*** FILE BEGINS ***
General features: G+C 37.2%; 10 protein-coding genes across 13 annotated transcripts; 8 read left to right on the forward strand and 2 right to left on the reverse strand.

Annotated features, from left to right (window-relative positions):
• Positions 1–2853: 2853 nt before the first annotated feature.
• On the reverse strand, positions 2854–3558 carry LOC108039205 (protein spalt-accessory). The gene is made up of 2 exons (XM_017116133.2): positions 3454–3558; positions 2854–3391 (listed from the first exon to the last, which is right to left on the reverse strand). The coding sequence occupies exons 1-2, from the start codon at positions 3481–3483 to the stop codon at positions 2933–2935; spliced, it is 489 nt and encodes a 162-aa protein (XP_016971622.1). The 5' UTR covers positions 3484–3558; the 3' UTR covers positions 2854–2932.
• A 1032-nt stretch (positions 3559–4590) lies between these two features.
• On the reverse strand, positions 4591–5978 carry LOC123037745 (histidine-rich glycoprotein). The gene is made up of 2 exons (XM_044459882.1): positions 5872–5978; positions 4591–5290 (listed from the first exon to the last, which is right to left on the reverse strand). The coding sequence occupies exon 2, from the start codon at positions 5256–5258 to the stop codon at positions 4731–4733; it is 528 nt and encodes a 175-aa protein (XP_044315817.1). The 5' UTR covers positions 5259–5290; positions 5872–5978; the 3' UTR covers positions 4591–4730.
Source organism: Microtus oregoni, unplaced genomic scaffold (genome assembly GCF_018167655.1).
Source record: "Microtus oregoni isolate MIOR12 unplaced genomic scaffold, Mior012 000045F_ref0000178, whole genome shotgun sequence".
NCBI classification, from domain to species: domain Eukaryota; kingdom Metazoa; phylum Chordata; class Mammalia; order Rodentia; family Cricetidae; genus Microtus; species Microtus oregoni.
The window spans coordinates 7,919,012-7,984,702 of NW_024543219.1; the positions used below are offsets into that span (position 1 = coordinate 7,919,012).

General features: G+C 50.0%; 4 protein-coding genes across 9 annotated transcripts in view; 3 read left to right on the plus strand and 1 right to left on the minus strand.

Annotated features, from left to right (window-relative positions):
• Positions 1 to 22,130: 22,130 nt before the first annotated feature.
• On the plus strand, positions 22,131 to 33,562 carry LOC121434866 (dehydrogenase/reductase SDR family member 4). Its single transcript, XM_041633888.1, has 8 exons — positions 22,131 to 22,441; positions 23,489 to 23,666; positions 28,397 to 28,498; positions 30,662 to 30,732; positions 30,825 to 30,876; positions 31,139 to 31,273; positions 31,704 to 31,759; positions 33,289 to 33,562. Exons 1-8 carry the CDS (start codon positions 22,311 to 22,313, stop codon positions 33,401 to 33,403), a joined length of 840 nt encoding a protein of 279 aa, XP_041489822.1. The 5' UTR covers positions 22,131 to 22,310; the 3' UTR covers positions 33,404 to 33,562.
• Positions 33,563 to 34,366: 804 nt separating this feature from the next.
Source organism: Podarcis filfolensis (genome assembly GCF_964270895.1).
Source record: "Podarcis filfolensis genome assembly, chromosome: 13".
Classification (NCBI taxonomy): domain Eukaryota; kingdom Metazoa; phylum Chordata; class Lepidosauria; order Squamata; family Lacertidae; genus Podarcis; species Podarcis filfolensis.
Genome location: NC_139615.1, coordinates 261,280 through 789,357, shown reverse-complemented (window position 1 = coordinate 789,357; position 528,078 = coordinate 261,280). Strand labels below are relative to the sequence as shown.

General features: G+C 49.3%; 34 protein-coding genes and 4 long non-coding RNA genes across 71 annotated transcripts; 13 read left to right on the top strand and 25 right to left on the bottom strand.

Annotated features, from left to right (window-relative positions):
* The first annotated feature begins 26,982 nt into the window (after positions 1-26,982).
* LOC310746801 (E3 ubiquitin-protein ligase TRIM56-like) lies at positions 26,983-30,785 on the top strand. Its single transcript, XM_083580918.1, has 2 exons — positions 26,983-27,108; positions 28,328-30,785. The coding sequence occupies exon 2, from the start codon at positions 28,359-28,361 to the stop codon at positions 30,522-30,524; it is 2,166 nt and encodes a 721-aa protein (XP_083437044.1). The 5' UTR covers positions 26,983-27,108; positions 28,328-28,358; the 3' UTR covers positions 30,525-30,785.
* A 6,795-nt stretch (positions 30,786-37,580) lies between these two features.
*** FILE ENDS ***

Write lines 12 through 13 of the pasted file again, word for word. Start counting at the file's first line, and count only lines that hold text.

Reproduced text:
Annotated features, from left to right (window-relative positions):
• Positions 1 to 22,130: 22,130 nt before the first annotated feature.